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Foolish Consistencies and Inconsistencies

Stale absurdities in the Bush White House.

by Barnabas
April 21, 2004

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"A foolish consistency is the hobgoblin of little minds, adored by little statesmen and philosophers and divines."  
— Ralph Waldo Emerson

"Why should I sleep in my own bed if I don’t want to? There’s always the floor."
— Somerset Maugham, The Circle

Mr. Bush, who is in the midst of a campaign for re-election, said last Sunday that none of the warnings gave any hint of the time, place or date of an assault. "Had I known there was going to be an attack on America I would have moved mountains to stop the attack," he said. 
— New York Times, April 18

"Is this what we meant by a smoking gun? Do you think? Oh well. Bombs away."
— Barnabas, Two months before the shock and awe campaign

Emerson’s famous line must be some comfort to the White House right now, as long as they remember that it does not mean that inconsistency is always wise. Both consistency and inconsistency can be very foolish indeed. It was foolishly consistent to launch a major war on evidence that was either tenuous or false, and foolishly inconsistent  for the President   to assert that he needed detailed evidence before responding to the Al Qaida threat in August 2001. This White House loves evidence when it confirms what they want to do, and discounts evidence when it points in another direction. As I wrote two months before "shock and awe" began, almost any pretext will justify what you want to do. And it did. And it still does, as in We’ll define what we mean by "smoking gun" as soon as we’re ready to do what we were going to do anyway.

The standard of evidence required  for anti-terrorist action was much higher than the standard required  to wage all-out war. The disparity  illustrates what I want to address today. 

My role in this magazine is to alert its readers to absurdities and ethical conundrums that surface in the news. I planned never to run out of material because in public life there are always fresh absurdities and ethical screwups. They are par for everyone in public life, including my own small role in it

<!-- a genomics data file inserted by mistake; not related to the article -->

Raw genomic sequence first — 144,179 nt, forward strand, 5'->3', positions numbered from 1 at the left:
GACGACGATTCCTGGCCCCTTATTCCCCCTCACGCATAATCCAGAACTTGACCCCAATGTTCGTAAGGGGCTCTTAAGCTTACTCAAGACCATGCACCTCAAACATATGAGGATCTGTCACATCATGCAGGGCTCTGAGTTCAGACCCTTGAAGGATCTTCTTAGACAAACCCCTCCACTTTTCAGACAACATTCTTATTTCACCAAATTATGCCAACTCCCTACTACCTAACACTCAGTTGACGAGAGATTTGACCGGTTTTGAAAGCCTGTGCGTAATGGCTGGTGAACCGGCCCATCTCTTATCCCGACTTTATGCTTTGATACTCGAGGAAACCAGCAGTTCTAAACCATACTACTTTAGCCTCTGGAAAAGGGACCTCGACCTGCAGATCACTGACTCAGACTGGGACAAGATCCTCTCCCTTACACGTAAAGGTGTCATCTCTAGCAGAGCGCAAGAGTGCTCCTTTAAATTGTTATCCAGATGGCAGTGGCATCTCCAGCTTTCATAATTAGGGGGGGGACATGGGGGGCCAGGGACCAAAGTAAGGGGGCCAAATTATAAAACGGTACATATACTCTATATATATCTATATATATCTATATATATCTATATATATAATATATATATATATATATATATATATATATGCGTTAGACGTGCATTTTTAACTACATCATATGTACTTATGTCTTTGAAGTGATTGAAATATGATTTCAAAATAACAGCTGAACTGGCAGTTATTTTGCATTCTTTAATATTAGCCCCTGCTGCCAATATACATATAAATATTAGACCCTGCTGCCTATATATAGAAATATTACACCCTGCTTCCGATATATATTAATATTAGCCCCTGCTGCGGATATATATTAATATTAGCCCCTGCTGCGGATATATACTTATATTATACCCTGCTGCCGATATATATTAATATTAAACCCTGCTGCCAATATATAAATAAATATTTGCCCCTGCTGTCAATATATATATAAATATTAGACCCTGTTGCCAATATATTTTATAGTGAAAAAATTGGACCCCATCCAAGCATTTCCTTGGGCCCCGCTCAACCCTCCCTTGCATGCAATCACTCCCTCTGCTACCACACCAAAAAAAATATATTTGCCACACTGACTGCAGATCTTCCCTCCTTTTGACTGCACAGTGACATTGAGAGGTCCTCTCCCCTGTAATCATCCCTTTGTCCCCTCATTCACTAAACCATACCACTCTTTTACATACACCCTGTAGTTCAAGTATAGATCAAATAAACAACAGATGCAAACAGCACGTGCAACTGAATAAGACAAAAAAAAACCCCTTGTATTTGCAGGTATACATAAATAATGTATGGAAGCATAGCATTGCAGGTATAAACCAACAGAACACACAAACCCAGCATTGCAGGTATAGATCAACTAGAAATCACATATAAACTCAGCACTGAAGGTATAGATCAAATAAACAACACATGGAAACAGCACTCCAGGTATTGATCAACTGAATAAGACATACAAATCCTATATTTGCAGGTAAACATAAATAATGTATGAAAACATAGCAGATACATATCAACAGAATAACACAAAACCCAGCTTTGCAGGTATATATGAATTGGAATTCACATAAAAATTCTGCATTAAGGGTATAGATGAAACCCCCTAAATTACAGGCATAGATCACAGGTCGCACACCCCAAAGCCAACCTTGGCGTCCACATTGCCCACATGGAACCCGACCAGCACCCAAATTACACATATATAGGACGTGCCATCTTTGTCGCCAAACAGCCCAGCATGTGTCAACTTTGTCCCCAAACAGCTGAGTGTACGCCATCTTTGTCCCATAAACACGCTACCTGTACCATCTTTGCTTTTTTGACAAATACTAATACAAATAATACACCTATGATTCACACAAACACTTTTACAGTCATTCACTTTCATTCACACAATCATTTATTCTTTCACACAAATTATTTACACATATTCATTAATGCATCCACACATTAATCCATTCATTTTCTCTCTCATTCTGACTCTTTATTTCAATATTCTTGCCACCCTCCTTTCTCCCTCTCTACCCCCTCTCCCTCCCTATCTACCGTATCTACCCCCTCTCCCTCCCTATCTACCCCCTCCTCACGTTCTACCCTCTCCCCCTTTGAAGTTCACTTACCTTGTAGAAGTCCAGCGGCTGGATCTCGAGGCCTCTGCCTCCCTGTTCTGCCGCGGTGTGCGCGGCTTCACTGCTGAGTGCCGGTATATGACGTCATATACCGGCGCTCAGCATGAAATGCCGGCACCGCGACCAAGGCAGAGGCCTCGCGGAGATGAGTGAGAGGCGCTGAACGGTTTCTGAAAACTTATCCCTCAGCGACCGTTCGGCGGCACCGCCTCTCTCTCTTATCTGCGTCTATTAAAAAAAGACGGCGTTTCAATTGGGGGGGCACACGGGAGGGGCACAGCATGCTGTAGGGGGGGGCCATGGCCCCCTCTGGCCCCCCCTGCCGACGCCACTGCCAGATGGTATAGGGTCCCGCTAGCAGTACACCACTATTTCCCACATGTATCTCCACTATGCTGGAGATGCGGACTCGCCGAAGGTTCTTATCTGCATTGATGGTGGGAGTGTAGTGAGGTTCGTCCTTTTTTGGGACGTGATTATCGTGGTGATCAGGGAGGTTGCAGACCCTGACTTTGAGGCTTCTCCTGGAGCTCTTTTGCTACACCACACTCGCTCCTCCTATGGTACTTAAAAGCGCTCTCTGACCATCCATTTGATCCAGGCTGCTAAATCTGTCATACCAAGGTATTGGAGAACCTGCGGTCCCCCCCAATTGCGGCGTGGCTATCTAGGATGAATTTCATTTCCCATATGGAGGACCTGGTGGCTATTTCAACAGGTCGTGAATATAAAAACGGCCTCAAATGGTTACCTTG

The Bush administration, however, is not creative in the absurdity and screwup departments. They are into repetition and appear to learn nothing even the third or fourth time around. Their mantra seems to be, "However disastrous its outcome, it was by definition the right thing to do because we do not do wrong things."

So I find myself writing about the same problems I was addressing eighteen months ago. Stale absurdities provoke stale responses. In most of life’s situations, it doesn’t matter much. The people who repeat the same absurdities over and over are considered bores. We put up with them or manage to stay out of their way.

But this is the White House! This is the Presidency of the most powerful nation on earth! We can’t stay out of its way, and putting up with it tars us with its brush. Above all other positions, it is required of the President that he and his associates learn from their absurdities and screwups and find more effective ways to communicate and act. When this doesn’t happen, we are all embarrassed – Republicans and Democrats, supporters and critics. Embarrassment is an equal-opportunity condition.

Am I being fair? Consider the President’s own take on his behavior. At his press conference last week, he was asked what mistakes he had made in the War on Terror. He couldn’t remember any. Most people in his place wouldn't forget any.

I know this is difficult for the President’s supporters to fathom, considering some letters  in our daily paper, but some of the President’s critics are not looking for excuses to "bash Bush." We do not want the President to be absurd or to screw up so we can criticize him. He is, after all, our President too, and the stakes are too high for Americans to want their President to fail in order to give temporary political advantage to someone else. Some of us actually want the President, of either party, to know his job and to fulfill his responsibilities with intelligence and competence.

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Jonathan Wilson from Chicago writes:
April 21, 2004
Indeed, Bush was my man in 2000. He set forward a statesmanlike vision of peaceful engagement in foreign policy as part of his campaign. I did what he suggested with tax cuts that were real for me: I invested the difference. I bash Bush now because of the absurdities, because of the betrayal of vision, because after years of Janet Reno I was ready for a break from fascism, only to see the Patriot Act rise like a phoenix from the ashes of the World Trade Center. I do not bash Bush because I support Kerry - I am despairing for this election and our alternatives.

Michael H. Thomson from Merritt Island, Florida writes:
April 22, 2004
Our alternatives are slim in this election, but if the Republic can survive another four years of Bush or four years of John Kerry - the opportunity for a viable third party emergence seems greater than ever.

Having said that there may even be an alternative in this years election. By being positioned so early as the nominee, John Kerry may have inadvertently been shot in the foot. My personal opinion is that this guy's campaign is a house of cards.

What would happen if prior to the convention, revelations of a Gary Hart nature emerged that will put pressure on Kerry not to stand for the nomination. At that point - all bets would be off.

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